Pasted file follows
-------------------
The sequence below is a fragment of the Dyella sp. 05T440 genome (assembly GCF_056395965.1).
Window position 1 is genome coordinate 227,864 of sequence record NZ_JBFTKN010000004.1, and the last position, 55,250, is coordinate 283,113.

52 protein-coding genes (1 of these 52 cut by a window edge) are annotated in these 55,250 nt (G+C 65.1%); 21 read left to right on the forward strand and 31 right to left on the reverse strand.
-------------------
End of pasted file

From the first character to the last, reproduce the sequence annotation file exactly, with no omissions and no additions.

The sequence below is a fragment of the Dyella sp. 05T440 genome (assembly GCF_056395965.1).
Window position 1 is genome coordinate 227,864 of sequence record NZ_JBFTKN010000004.1, and the last position, 55,250, is coordinate 283,113.

52 protein-coding genes (1 of these 52 cut by a window edge) are annotated in these 55,250 nt (G+C 65.1%); 21 read left to right on the forward strand and 31 right to left on the reverse strand.